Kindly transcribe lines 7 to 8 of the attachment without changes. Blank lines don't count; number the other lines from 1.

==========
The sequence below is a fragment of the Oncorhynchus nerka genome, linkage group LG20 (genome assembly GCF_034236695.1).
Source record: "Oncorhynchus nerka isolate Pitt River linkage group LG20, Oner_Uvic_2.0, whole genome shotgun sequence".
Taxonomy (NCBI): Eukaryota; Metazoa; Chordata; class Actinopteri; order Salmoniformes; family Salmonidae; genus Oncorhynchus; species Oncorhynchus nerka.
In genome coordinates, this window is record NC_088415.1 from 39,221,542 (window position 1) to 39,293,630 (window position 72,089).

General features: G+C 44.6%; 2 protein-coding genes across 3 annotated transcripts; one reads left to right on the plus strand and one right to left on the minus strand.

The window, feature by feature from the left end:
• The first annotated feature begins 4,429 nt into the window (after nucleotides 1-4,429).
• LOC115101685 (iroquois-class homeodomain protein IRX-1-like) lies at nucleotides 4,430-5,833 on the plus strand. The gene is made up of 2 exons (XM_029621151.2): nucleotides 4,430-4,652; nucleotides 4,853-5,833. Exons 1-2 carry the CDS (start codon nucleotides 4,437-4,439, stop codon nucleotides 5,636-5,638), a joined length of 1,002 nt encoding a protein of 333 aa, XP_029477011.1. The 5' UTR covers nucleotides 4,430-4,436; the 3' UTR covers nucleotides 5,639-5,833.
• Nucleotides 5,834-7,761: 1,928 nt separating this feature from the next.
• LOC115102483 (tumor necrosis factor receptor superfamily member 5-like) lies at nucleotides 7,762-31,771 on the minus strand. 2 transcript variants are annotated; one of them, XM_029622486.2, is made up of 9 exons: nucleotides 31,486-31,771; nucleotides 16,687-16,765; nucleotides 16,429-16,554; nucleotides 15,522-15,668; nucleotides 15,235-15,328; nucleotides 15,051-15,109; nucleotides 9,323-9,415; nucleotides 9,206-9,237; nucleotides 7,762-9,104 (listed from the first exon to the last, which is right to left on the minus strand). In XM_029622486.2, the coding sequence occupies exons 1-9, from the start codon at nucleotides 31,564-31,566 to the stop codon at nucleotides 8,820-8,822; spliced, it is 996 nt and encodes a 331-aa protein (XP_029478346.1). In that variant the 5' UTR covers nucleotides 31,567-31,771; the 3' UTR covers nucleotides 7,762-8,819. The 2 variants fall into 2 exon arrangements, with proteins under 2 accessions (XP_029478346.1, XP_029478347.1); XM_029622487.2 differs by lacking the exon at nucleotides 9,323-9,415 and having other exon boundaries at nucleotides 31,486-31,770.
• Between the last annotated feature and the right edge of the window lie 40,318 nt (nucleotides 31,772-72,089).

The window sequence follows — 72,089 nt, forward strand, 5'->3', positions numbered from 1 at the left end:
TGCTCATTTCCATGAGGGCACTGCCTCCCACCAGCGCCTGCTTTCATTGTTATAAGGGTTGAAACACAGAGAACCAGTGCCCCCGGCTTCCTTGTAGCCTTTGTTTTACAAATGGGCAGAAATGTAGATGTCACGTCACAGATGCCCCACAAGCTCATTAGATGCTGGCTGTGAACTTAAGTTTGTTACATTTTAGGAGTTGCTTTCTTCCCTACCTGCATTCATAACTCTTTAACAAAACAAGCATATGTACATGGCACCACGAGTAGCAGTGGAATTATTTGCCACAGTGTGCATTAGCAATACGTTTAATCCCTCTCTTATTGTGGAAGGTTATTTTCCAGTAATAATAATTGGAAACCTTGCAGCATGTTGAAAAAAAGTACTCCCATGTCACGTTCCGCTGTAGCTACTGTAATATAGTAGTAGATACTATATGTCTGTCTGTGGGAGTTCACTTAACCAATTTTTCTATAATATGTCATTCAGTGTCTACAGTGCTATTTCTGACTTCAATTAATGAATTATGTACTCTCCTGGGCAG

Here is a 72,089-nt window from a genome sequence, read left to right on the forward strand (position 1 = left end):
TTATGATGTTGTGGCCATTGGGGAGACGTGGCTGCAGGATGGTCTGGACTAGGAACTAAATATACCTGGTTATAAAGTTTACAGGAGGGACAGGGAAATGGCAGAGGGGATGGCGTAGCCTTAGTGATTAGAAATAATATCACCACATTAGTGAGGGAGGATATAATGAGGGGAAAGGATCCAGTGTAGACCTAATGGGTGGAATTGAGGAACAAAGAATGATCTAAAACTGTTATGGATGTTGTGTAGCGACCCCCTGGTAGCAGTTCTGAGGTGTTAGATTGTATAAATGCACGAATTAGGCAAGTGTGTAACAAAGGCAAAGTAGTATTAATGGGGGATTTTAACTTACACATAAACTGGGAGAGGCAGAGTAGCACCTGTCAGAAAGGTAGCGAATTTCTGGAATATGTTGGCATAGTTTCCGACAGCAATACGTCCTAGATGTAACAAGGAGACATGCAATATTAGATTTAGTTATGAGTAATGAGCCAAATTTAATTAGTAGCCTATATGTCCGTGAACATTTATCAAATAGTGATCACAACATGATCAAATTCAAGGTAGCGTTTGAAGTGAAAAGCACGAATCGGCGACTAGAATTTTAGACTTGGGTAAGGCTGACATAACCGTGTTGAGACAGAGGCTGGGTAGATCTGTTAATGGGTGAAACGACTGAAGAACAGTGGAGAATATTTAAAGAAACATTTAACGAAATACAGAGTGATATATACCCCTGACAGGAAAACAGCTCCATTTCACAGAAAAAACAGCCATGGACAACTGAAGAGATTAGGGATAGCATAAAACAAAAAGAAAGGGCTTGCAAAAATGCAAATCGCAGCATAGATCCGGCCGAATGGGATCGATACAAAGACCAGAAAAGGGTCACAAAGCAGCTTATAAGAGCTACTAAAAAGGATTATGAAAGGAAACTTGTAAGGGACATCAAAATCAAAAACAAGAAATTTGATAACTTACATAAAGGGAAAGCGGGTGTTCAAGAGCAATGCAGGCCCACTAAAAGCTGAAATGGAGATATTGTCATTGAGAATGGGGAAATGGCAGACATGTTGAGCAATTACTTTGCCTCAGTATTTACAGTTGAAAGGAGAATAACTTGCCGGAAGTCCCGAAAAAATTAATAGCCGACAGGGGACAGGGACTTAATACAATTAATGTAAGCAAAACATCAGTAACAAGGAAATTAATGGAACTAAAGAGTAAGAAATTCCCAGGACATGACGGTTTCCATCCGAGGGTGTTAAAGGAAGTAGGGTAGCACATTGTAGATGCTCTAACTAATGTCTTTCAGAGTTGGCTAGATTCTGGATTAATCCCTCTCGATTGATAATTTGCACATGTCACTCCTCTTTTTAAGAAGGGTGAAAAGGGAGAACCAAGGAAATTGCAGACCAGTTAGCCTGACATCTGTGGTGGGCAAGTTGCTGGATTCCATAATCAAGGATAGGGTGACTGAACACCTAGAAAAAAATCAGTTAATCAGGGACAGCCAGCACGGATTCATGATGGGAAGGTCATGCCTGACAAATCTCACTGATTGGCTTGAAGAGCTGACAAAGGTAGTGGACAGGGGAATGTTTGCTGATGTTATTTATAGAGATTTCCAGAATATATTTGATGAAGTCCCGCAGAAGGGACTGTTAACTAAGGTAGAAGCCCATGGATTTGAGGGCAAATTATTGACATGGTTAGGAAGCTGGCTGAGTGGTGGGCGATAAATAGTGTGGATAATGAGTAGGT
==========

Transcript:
• The first annotated feature begins 4,429 nt into the window (after nucleotides 1-4,429).
• LOC115101685 (iroquois-class homeodomain protein IRX-1-like) lies at nucleotides 4,430-5,833 on the plus strand. The gene is made up of 2 exons (XM_029621151.2): nucleotides 4,430-4,652; nucleotides 4,853-5,833. Exons 1-2 carry the CDS (start codon nucleotides 4,437-4,439, stop codon nucleotides 5,636-5,638), a joined length of 1,002 nt encoding a protein of 333 aa, XP_029477011.1. The 5' UTR covers nucleotides 4,430-4,436; the 3' UTR covers nucleotides 5,639-5,833.